2015 Dodge Viper GT: Road Trip Oil Change Proves Puzzling
by Jason Kavanagh, Engineering Editor on August 27, 2015
It appeared as though I'd be in Denver roughly near the point when the odometer reached the 6,000-mile mark for its first service. This would work out well, I thought, until later in my trip when my arrival plans firmed up. That is, it became clear that my arrival in Denver would be on a Saturday evening, and I would be leaving Denver on Sunday. Dealers are closed until Monday. Furthermore, logistics precluded getting the oil changed at my previous stopover in Kansas City.
My next stopover/oil change opportunity after Denver was in Richfield, Utah. I called the Dodge dealer there to arrange an appointment for that Monday morning. The service advisor checked to ensure they had the correct Viper-y oil in stock, confirmed it and said 'see you in 30 minutes.' Richfield is apparently a pretty sleepy place.
When I arrived at the dealer, I received the bad-ish news: they had the correct oil in stock, and enough of it, but didn't have the Viper-specific oil filter on hand. Oops. He called the next dealer on my route that would be big enough to have the right stuff on hand and made arrangements to have the Viper serviced in St. George.
I arrived in St. George about 30 minutes before closing. They took the Viper in right away and I milled about in the waiting area. While there, I noticed the technician trying to open the trunk. He was struggling with the key fob's trunk release button and pushing and pulling the hatch. It wouldn't open. He seemed frustrated by its obstinacy.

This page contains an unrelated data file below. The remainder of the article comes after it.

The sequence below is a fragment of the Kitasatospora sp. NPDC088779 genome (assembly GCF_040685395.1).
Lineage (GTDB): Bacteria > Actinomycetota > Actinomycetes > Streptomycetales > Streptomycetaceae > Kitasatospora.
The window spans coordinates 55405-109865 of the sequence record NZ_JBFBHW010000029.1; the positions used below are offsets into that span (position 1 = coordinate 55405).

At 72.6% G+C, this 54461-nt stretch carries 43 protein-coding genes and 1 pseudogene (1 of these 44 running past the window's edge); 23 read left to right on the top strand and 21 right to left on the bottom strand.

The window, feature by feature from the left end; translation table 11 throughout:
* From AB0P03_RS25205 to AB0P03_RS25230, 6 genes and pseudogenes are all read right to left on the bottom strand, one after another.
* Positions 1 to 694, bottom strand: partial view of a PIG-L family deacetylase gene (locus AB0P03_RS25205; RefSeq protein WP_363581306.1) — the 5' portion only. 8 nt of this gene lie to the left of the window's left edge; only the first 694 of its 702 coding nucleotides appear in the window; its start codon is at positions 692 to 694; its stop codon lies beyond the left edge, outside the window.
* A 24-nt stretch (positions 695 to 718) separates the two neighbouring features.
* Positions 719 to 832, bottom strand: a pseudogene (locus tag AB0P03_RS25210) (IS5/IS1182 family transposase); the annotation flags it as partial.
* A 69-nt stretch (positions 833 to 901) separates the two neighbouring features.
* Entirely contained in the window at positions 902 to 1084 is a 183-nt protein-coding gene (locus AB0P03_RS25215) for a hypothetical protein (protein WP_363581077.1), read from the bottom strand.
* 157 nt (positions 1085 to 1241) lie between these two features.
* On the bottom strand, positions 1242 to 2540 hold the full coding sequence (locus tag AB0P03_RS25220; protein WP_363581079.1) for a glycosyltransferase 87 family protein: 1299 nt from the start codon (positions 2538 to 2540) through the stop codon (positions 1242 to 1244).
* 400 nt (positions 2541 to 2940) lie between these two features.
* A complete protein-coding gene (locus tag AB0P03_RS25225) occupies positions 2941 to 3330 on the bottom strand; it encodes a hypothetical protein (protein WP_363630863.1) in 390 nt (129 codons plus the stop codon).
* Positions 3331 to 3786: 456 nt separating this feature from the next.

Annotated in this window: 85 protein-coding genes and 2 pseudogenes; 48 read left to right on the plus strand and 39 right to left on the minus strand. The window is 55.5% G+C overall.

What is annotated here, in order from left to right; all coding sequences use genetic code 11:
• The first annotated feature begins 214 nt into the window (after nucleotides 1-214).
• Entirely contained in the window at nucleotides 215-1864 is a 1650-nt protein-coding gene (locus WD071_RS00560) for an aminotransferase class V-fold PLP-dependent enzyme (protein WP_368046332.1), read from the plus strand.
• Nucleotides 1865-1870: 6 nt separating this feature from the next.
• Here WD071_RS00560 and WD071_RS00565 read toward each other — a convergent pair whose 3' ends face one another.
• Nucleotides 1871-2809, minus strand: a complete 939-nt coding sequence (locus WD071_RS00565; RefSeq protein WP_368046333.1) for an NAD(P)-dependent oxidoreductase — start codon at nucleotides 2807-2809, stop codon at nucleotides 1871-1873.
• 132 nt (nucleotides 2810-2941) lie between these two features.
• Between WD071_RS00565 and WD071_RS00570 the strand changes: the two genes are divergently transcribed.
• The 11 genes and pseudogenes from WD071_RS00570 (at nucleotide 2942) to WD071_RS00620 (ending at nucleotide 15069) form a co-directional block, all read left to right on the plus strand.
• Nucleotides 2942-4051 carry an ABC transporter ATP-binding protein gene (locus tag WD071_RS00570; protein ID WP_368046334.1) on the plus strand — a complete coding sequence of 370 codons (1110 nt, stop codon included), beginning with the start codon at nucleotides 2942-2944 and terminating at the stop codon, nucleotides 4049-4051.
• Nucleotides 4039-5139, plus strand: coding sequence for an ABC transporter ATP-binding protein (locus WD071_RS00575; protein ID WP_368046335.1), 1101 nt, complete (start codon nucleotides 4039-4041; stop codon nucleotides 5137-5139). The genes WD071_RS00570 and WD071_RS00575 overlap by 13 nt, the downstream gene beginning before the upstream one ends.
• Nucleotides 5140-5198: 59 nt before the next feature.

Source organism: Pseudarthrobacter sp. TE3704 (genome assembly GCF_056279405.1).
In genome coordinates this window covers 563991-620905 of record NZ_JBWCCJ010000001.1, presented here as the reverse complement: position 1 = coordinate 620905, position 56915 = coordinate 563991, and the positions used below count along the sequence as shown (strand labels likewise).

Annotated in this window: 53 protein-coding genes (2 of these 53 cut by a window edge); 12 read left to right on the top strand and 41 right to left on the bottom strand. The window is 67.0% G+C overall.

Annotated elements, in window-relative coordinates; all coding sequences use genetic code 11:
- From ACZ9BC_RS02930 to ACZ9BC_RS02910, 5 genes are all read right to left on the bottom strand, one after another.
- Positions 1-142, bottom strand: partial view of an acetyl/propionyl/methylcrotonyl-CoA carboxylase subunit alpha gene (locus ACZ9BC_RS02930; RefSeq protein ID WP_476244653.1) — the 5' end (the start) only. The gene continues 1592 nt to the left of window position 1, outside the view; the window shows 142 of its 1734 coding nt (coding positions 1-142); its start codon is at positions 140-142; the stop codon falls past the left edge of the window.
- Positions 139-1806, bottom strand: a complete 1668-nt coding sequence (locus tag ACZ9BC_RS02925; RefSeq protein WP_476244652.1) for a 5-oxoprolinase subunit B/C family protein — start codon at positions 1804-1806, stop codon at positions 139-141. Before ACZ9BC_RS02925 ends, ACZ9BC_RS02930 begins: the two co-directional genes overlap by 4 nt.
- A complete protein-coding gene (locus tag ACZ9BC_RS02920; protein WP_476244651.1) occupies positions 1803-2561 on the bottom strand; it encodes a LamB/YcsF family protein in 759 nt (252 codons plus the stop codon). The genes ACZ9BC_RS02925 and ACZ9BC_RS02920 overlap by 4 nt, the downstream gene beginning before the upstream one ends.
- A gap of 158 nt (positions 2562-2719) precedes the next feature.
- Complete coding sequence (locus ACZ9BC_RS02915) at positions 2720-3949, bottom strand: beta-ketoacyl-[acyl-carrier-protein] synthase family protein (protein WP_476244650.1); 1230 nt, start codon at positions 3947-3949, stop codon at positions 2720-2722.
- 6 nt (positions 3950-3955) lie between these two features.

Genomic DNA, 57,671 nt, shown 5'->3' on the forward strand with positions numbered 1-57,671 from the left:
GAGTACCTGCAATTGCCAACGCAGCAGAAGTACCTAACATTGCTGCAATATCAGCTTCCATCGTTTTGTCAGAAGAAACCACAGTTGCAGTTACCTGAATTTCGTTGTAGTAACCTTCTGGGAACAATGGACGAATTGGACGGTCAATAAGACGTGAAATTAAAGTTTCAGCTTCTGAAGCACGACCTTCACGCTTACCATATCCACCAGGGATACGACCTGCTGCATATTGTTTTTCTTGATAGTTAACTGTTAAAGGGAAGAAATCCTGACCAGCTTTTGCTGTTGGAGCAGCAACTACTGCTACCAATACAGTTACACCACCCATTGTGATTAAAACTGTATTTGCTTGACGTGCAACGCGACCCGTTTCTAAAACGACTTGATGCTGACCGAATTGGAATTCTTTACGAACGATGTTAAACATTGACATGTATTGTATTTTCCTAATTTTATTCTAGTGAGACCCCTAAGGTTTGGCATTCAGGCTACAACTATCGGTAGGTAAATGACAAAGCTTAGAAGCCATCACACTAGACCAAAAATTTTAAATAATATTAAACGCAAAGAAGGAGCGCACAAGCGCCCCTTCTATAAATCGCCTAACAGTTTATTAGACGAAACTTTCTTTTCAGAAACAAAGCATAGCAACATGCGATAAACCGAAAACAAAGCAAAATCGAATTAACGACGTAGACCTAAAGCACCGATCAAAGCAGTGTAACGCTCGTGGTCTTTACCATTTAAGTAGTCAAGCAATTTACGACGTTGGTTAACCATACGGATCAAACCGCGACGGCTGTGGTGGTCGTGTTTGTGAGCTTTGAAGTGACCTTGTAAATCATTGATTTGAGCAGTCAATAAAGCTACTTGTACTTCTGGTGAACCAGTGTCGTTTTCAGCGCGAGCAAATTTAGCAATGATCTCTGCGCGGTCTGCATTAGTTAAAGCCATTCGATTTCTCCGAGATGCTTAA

To be fair, the Viper's hatch is kind of a hassle to open. The latch doesn't really release even when the popper's popped. I've since figured out that to successfully open it, you press the release button located above the license plate while simultaneously pushing upward on the hatch with the heel of the same hand. It almost looks graceful now.
Anyway, I wasn't sure why he needed to get in the trunk, but I figured I'd clue him in on its idiosyncracies nevertheless. I went into the service bay accompanied by the service manager and mentioned that the trunk is indeed weird and opened it for him.
Reading my mind, the service manager asked the technician: "So, why do you need to get into the trunk?"
His response was one of the more baffling things I've heard in my car-guy life: "I was looking for the engine."